Long before the true sabretooth cats evolved, the strange nimravids ruled the stark plains of the Spanish Oligocene, and among the largest of the nimravids was Dinailurictis. One fossil site that provides an intriguing glimpse into that lost world is Carracosa, in Cuenca province.

carrascosa low res

Data from the fossil site indicate that the climate was dry and seasonal, and the animals that inhabited this region would have looked quite unfamiliar to us. Dinailurictis, with a body mass of around 130 kg, was clearly a top predator, and in this reconstruction we see it having just caught a pig-like ungulate, Methriotherium. Slightly larger ungulates, like Eggysodon (a lightly built relative of the rhinos, seen in the background) would also be among its potential prey, while the hare-sized Cainotherium would be in most cases too small and agile to be worth chasing. Crocodiles were common in Europe during these hot times, making it more dangerous for animals to quench their thirst.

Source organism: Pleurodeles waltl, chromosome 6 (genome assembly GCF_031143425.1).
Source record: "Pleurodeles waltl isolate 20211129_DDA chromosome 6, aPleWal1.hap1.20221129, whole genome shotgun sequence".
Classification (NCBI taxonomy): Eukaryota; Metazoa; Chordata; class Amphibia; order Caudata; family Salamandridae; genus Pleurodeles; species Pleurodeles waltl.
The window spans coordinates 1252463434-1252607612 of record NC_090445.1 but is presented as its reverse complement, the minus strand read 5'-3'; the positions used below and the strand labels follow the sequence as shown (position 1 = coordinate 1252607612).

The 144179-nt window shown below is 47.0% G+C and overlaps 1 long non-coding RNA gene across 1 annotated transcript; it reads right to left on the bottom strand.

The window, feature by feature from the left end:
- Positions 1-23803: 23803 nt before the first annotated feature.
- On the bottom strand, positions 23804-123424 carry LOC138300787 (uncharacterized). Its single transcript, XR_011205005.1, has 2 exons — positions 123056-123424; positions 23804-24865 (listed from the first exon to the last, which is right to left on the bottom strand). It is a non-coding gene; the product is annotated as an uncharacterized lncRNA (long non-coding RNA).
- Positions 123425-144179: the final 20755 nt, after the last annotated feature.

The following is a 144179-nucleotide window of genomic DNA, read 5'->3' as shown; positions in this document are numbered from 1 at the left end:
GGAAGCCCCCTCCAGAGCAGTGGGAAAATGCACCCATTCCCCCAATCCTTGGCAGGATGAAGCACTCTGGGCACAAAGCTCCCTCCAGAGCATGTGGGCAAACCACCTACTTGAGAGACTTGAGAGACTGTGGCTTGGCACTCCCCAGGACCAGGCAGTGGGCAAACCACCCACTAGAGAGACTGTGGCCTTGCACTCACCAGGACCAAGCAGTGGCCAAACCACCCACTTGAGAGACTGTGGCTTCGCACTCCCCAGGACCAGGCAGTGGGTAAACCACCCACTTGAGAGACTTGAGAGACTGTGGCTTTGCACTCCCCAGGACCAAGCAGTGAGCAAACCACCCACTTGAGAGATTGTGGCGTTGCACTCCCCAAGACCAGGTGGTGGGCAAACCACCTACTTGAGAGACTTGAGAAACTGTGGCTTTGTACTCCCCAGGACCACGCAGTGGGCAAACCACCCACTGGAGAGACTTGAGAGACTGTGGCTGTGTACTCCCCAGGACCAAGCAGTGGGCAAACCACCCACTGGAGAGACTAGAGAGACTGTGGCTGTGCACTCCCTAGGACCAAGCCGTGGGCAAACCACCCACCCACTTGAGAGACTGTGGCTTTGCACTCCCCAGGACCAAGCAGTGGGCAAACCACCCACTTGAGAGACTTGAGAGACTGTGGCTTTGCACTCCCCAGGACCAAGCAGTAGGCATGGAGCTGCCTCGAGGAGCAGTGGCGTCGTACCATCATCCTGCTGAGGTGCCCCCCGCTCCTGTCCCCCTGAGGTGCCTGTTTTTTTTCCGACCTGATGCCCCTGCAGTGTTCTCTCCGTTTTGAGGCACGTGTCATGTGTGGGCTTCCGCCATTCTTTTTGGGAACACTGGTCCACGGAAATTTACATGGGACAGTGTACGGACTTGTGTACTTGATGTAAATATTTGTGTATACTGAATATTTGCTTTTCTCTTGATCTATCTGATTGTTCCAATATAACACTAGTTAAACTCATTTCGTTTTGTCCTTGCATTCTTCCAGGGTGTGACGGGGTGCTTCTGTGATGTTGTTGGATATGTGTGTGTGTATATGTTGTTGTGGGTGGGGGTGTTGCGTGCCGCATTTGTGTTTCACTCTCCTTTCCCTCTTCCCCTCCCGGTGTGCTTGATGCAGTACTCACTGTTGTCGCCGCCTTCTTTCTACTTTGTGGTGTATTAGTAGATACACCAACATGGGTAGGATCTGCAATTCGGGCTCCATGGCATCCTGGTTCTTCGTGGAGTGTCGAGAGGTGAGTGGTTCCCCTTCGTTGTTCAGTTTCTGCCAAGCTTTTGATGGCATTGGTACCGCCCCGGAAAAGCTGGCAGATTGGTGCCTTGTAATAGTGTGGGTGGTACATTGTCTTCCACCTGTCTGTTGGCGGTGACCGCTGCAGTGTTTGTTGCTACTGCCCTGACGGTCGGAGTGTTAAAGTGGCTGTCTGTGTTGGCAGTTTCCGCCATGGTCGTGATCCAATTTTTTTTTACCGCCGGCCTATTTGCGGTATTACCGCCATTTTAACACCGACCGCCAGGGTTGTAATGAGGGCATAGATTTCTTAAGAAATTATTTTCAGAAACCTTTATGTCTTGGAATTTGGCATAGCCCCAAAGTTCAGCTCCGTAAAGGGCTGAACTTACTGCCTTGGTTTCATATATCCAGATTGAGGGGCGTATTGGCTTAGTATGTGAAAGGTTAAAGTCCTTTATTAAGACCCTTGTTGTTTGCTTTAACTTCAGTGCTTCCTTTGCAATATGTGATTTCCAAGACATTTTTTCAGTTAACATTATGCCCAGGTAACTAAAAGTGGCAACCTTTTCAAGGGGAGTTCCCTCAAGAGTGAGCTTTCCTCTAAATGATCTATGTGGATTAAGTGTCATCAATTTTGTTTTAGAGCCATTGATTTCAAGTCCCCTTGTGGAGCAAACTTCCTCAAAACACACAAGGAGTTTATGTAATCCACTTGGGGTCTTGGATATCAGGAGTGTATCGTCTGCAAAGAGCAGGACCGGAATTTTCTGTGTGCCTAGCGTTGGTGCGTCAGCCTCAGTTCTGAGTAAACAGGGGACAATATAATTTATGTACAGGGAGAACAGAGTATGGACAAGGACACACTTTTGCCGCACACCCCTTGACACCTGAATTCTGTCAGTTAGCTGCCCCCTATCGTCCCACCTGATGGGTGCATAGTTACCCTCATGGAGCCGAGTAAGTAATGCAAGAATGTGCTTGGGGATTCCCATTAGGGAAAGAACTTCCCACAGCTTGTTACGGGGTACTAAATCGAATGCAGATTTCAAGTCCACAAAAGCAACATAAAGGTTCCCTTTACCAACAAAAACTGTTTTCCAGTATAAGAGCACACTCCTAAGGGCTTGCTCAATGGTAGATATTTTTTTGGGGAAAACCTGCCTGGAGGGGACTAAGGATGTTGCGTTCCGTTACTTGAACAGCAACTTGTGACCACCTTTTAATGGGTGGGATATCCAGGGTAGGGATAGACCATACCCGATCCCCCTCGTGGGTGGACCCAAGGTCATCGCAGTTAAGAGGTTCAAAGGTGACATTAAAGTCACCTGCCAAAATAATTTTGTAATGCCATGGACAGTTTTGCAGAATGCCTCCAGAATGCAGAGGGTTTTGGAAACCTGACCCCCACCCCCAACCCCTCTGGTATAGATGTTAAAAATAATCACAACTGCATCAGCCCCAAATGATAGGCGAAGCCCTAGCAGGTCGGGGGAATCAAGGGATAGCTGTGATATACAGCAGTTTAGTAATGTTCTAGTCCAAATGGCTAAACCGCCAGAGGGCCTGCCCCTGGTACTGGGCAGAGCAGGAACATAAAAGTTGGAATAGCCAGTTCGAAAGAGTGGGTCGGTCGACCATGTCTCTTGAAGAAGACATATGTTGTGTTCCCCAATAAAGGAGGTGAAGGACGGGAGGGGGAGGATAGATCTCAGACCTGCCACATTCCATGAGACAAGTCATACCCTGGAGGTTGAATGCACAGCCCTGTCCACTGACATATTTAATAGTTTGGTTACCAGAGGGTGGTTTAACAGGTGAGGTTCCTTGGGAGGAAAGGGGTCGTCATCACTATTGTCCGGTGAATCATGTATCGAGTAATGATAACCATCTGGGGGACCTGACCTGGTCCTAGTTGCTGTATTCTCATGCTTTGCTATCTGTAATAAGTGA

The fossil record of late Oligocene mammalian faunas is extremely patchy in Spain, so a fossil site like Carrascosa is extremely valuable. The site was discovered decades ago during the works for the construction of a water transfer from the Tagus to the Segura river basin, and it remains virtually our only window into the environments and the strange animals that lived there and then.

Posted on 22/10/2015, in Uncategorized. Bookmark the permalink. Leave a comment.

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